(1) The Walking Robot. This is my Senior Design project required for my Engineering degree. Its about three feet by two feet, it has six legs, and walks like a crab. Or would, if it didn't suck. I'll post a picture once I figure out how. I am currently focused on building motor drivers, which is a lot harder than it sounds. The motors are real beasts, and draw up to six amps when starting, and two amps when running freely. All cheap, commercial solutions fry pretty much instantaneously. I've spent the semester designing a high current H-Bridge, but when the motor stalls one of the FETs activate, creating a short to ground and melting half of the circuit. If you're not familiar with electronics, in lay terms this is a bad bad thing. The other day, however, I came upon Building Robot Drive Trains. This is a wonderful book, which I highly recommend to anybody dabling in robotics. In my case, the important thing is that there's a design for using mechanical DPDT relays in lieu of a solid state h-bridge. I'm about to go into the lab and build one, and if it works I'm going to push for its use. They don't share my worries regarding our current design, so its going to be a tough sell as we're about to buy the components to build lots of our broken drivers.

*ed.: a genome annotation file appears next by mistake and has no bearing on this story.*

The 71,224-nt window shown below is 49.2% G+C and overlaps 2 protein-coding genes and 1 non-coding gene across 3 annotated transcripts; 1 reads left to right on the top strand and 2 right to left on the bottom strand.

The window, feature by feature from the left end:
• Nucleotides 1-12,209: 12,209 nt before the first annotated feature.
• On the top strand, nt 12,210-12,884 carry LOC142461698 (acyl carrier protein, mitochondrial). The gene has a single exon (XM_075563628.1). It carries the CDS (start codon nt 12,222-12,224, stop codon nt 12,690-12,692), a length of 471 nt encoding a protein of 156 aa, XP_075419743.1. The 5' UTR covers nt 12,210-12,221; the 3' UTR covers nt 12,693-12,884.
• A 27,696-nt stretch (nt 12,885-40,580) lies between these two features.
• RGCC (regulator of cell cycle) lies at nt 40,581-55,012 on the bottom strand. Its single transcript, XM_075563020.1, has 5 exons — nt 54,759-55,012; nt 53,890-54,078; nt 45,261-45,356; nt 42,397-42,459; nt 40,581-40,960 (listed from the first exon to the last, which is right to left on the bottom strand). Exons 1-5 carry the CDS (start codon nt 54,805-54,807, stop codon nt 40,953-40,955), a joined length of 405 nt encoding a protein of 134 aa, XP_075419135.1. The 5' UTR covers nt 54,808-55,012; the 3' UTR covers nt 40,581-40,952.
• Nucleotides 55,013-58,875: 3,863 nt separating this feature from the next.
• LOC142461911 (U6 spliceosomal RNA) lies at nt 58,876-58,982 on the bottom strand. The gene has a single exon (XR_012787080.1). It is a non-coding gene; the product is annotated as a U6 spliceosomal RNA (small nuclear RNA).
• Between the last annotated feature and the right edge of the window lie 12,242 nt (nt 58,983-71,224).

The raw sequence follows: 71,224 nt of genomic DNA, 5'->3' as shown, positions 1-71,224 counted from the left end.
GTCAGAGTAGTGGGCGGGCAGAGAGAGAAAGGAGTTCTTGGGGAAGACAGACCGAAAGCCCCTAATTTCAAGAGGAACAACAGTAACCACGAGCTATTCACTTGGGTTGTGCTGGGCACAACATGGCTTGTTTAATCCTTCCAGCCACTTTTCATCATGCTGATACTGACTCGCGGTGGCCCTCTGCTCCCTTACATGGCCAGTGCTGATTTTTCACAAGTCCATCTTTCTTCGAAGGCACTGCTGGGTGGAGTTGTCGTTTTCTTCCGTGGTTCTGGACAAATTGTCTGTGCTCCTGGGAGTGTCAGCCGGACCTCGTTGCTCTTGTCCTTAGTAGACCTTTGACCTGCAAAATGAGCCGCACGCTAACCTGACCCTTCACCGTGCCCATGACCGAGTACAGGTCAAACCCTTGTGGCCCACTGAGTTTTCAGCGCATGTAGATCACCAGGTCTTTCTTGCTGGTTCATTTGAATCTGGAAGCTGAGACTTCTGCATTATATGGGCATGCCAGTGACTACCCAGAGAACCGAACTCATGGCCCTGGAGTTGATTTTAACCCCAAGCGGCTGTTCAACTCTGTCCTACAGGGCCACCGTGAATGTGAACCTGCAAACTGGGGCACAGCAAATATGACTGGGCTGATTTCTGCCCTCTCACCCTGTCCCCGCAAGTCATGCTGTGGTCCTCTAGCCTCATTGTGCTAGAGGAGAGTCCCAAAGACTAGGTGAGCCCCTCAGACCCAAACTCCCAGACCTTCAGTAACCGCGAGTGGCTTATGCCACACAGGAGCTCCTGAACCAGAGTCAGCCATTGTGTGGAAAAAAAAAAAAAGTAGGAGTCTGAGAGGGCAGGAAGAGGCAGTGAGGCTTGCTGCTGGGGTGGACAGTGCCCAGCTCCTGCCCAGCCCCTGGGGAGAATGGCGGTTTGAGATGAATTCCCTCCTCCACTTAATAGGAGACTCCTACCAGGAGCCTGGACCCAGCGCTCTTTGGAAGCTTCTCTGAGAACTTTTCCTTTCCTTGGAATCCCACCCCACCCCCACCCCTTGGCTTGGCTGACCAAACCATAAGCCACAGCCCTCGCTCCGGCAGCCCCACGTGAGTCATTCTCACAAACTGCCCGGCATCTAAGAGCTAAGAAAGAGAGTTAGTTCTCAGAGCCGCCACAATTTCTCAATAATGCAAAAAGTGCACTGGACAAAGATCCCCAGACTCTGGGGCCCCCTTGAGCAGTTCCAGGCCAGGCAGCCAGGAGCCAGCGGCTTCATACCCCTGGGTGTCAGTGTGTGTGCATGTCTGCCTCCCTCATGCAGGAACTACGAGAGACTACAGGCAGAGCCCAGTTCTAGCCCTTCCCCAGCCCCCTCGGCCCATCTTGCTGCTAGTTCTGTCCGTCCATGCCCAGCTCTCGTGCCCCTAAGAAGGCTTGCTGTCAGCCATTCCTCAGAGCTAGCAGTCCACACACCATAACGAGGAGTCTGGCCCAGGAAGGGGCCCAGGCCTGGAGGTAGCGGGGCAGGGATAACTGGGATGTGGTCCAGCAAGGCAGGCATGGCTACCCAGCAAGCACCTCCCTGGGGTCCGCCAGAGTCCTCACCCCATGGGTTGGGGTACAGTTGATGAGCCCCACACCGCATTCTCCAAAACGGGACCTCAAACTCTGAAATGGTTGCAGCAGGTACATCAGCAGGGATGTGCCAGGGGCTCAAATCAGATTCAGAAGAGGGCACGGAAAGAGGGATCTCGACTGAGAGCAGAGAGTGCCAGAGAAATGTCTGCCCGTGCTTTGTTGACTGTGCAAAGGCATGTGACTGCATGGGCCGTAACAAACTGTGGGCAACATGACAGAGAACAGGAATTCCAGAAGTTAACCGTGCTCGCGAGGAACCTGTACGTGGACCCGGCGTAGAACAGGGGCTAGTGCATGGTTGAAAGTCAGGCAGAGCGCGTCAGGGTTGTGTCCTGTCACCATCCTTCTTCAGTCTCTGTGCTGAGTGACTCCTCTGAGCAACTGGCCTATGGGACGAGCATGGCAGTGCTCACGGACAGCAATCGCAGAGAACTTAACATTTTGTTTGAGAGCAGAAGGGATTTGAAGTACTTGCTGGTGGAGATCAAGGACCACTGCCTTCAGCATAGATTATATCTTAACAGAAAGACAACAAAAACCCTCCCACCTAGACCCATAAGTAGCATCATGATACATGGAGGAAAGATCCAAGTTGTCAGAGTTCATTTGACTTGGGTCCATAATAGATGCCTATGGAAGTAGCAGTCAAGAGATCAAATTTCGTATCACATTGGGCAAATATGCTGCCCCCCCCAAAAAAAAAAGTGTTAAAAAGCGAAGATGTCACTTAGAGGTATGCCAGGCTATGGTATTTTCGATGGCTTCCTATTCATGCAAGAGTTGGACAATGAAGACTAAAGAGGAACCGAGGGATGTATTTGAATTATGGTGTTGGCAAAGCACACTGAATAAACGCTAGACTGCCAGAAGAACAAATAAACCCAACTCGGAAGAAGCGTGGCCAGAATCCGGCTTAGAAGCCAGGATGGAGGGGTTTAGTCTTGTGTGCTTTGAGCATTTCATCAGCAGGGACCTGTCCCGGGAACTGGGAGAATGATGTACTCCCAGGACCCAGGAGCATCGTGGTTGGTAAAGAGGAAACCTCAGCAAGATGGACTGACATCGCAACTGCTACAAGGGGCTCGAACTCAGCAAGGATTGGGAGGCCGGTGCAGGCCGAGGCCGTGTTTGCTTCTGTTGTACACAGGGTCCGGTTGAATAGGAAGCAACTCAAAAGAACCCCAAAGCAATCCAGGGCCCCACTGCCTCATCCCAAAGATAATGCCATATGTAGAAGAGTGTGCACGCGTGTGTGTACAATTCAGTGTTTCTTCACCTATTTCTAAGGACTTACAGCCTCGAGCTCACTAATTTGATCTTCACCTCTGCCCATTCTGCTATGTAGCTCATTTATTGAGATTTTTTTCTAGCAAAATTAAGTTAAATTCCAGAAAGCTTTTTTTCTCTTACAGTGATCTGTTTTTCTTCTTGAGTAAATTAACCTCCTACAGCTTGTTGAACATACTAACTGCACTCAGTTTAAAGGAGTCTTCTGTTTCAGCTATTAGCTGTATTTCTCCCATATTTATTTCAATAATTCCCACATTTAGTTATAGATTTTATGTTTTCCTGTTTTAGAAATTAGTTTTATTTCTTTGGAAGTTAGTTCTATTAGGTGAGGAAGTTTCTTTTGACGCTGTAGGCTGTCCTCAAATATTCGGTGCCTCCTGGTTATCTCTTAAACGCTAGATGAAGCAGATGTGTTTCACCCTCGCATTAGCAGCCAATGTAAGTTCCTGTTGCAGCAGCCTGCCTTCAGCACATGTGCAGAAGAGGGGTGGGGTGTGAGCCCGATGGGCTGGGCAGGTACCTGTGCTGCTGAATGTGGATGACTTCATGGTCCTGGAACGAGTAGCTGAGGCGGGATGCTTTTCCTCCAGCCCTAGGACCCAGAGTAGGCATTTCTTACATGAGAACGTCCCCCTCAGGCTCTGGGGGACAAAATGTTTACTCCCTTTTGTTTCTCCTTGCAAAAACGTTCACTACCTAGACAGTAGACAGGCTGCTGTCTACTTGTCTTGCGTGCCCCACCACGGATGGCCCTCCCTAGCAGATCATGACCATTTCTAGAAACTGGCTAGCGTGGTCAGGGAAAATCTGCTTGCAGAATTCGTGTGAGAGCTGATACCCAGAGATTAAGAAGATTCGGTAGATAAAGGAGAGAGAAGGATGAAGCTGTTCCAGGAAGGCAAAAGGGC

(2) This one is somewhat more Game Development-ish, although I have no current plans of actually fleshing it out into a full fledged game. Its a Hexagon based tile sysem, with support for hills and such. It was a good excuse to learn D3d9, and so far I must say that I'm impressed. I remember dabbling with D3d7, and get getting frustrated and going back to DDraw. Either I know more, or the API has gotten cleaner. I suspect its a combination of both. Either way, I can already tile the screen with hexagons, and manipulate the camera and such. So my next step is to figure out the terrain. I'm developing it all from scratch rather than reading stuff on known solutions, so it should be interesting to see how it turns out. That work should progress this weekend.

And so there we have it. My first journal entry. I should have been at school forty-five minutes ago, but oh well.

CM